Music as medicine?
THAT’S RIGHT – not music as therapy, music as medicine. I recently attended a fascinating online talk by acoustics scientist John Stuart Reid, run by The Shift Network. In it, he explained how sound can help with all sorts of physical issues such as pain and inflammation, using research evidence to back up his findings.
It won’t come as a surprise to learn that listening to the music we love reduces the amount of the stress hormone cortisol and increases the amount of the feel-good hormone dopamine in our bodies. This has a direct effect on the creation of white blood cells, which boosts our immune system.
Sound can positively affect our health in less obvious ways, too. If you hum a note, starting from very low then going up to very high, you’ll notice that it starts by reverberating in the chest and ends in the nasal cavities. This resonance promotes the creation of the important hormone nitric oxide in our system. Nitric oxide promotes wound healing, is an anti-pathogen, and facilitates oxygen flow to the brain. To benefit from this we must immerse ourselves in sound, not just listen through headphones, as we need it to resonate through our bodies in varying frequencies, massaging cell proteins in microscopic cymatic patterns and thus stimulating the hormone’s creation.
In contrast, listening to music with good quality headphones (no earbuds!) helps calm our vagus, the largest nerve in the body, which runs from the brain right down into the gut and beyond. Its first branch after leaving the brain is – the ears! Listening to specific low frequencies of sound and music through headphones stimulates the tragus which then calms the vagus along its length, reducing inflammation, reversing the effects of aging, and keeping the body in homeostasis.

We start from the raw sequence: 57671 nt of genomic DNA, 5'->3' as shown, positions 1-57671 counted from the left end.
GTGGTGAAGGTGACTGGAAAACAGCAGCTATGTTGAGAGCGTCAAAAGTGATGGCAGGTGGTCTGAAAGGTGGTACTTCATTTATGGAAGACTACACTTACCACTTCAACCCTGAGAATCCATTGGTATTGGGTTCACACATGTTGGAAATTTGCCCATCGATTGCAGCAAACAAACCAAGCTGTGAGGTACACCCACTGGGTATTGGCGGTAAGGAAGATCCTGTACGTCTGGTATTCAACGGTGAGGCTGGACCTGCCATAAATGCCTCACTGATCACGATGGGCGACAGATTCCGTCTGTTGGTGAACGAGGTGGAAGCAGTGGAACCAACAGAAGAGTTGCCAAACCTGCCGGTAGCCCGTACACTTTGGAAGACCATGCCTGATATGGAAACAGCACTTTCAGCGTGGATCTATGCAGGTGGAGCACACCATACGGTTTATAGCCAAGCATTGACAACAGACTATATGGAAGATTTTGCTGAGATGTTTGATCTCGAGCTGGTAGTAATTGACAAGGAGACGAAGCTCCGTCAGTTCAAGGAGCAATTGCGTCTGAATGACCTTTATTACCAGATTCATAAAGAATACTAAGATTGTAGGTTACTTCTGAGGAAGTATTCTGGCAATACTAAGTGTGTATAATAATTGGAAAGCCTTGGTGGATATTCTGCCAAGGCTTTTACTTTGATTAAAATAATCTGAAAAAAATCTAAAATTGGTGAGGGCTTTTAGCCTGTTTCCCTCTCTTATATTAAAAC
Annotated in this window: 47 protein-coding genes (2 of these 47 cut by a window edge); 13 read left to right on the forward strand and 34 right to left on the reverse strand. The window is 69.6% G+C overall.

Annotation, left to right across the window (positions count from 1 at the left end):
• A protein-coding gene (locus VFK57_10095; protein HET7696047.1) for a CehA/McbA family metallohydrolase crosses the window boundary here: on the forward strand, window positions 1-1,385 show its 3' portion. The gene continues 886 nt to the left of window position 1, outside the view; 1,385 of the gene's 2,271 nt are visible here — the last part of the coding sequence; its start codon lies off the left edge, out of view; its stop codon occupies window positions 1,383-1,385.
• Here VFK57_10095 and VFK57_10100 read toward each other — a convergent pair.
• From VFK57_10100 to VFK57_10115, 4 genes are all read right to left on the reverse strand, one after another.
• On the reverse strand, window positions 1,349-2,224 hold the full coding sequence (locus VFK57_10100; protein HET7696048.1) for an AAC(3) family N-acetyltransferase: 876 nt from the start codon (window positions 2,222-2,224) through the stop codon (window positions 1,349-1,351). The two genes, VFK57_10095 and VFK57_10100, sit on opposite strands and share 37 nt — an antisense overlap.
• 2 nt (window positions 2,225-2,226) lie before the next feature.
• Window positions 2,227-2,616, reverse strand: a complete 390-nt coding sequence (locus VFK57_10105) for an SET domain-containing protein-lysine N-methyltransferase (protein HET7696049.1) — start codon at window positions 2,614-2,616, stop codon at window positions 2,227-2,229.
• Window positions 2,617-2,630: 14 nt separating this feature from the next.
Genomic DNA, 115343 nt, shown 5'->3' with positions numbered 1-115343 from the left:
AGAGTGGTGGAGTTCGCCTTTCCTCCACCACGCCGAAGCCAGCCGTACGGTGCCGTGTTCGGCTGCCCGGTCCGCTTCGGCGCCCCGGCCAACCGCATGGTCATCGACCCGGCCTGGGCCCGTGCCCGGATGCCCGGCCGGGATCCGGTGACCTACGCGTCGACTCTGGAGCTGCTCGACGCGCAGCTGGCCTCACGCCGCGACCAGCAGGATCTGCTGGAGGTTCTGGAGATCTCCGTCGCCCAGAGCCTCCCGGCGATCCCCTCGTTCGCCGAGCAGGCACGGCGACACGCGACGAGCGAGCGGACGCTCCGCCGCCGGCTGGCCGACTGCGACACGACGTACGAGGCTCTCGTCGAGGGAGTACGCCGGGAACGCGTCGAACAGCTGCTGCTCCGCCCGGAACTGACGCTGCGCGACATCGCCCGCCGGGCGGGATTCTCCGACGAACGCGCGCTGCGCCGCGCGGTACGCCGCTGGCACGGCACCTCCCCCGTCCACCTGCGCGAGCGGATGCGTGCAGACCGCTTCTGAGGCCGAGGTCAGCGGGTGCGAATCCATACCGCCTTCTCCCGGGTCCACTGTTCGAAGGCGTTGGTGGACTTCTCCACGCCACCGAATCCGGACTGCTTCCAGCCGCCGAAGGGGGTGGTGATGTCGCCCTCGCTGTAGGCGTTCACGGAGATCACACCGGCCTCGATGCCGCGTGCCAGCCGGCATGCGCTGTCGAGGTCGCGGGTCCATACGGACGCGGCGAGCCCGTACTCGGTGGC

Did you know that the primary method nerves send signals to the brain is via sound, not electricity? They’re only converted into electrical signals later in the process. As sound moves more slowly than electricity this means the signals take a while to arrive – the second after you hammer your thumb before the pain hits! Certain frequencies of sound, applied locally, can thus use the Gate Control Theory to mediate that pain. Also, when we have a peak experience such as joy, for example listening to a piece of music with which we deeply connect, natural opiates are created which can also mediate pain.
Not only that, but the effects of listening to music for just thirty minutes will last for hours afterwards. John Stuart Reid finished his presentation by pondering whether the hospitals of the future might have music chambers as well as operating theatres!
I’ve always selected specific frequencies in the music I use in my therapy sessions, primarily to stimulate theta (creative) brainwave patterns in my clients. Perhaps they’ve been offering other health benefits, too! I’ll certainly be investigating further …
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